HRC accepted Disney’s donation after ‘Don’t Say Like Me’ was rejected

The Human Rights Campaign agreed to accept a contribution from The Walt Disney Company, months after rejecting it at the height of the “Don’t Say Like Me” controversy.

The move comes as Disney continues to try to repair the damage caused by its response to the Florida Parental Rights to Education Act, which restricts classroom instructions about LGBTQ identity.

Disney initially refused to take a public position on the measure, which led to a significant backlash among its employees. As outrage mounts, CEO Bob Chabek announced that the company would oppose the law and would donate $5 million to the Human Rights Commission and other gay rights organizations. But HRC rejected the money, saying it first wanted to see the company “build on its public commitment” by working closely with LGBTQ organizations.

Human Rights Council spokeswoman Elizabeth Pepe said in a statement on Friday that the organization had agreed to accept the donation after months of discussions with the company. It also praised Disney for standing “firmly” in its support of the LGBTQ community.

“Over the past several months, we have had very productive conversations with Disney about the impact of anti-LGBTQ+ laws and policies and what they can do to help our community — specifically, what they can do to make the world a safer, more welcoming, and more welcoming LGBTQ+ world,” Bibi said in a statement. Transgender, bisexual, transgender, bisexual, transgender, bisexual, transgender, bisexual, transgender, intersex, and transgender (+) statement. “After the March shareholder meeting, Disney was the only major Florida company or entertainment industry that specifically called for the repeal of the Don’t Say Like Me or Trans law. Disney has been firmly committed to its commitments to our community, and the company has taken real action to meet the needs and commitment of its employees. with their values ​​of diversity, equality, and inclusion. We are grateful for Disney’s meaningful and ongoing engagement on the impact of anti-LGBTQ+ laws and policies, which build on the company’s many years of strong support for the LGBTQ+ community, and thank them for their support of HRC’s work.”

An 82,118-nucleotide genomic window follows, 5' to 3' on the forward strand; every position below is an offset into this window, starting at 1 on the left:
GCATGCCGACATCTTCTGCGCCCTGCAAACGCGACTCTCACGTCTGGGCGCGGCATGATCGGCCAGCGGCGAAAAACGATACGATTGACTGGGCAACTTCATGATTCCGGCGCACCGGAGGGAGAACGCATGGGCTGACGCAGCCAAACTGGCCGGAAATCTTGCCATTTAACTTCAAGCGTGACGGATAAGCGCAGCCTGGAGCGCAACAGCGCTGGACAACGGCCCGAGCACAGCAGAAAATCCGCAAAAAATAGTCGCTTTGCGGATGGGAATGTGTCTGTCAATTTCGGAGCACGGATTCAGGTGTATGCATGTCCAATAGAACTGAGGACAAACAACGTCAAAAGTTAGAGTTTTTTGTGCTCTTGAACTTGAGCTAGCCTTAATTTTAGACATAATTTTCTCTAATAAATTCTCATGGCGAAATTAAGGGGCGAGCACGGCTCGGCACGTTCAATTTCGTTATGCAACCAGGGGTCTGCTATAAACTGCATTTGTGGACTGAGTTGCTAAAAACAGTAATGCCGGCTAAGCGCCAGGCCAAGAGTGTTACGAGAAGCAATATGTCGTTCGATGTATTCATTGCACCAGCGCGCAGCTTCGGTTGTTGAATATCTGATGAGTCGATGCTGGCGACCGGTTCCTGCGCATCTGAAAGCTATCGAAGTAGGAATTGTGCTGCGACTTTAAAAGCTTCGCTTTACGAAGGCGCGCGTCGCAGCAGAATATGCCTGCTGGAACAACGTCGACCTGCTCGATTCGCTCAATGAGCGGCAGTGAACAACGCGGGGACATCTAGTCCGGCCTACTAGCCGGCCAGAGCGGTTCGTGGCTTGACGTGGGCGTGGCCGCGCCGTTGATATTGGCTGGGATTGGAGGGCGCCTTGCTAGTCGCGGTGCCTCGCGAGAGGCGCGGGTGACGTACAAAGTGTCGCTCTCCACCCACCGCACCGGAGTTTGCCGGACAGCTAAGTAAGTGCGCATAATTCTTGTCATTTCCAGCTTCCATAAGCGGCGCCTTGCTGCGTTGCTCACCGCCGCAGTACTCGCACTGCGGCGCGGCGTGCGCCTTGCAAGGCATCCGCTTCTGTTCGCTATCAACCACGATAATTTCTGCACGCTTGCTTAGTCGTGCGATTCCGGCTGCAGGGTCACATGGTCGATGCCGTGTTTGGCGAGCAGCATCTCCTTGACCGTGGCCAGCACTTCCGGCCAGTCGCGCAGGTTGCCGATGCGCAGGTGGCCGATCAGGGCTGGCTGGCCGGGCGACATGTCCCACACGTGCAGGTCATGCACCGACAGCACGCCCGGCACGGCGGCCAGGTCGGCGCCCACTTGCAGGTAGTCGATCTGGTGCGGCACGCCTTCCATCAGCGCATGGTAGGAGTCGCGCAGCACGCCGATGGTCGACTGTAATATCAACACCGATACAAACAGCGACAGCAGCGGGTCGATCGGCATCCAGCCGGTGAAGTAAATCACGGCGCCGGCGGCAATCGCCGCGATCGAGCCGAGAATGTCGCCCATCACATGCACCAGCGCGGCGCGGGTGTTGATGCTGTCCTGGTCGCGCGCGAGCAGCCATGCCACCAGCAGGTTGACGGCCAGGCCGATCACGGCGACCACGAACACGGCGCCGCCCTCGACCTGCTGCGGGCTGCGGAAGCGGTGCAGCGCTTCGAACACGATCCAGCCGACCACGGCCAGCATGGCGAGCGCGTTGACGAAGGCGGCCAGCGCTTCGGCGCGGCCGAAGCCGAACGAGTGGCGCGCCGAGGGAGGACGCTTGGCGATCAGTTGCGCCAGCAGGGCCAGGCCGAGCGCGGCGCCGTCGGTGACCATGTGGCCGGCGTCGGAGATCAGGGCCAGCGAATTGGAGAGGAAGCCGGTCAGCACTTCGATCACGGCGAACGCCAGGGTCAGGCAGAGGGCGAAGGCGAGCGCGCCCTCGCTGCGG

The Parents’ Rights to Education Act — known to its critics as “Don’t Say Like Me” — prohibits classroom instruction about sexual orientation and gender identity in kindergarten through third grade, and requires education in subsequent grades to be “age appropriate.” Parents also have the right to sue for alleged violations.

After Disney announced it would work to repeal the law, Florida Governor Ron DeSantis signed a measure eliminating the company’s tax district in Orlando, and said it “would not allow an awake company based in California to run our state.”

The case for the Reedy Creek Improvement District, which includes four theme parks and covers nearly 40 square miles, is still up in the air. Disney has not commented on the Ready Creek legislation, which is due to take effect in June 2023.

Disney also declined to comment on the Human Rights Council’s announcement.

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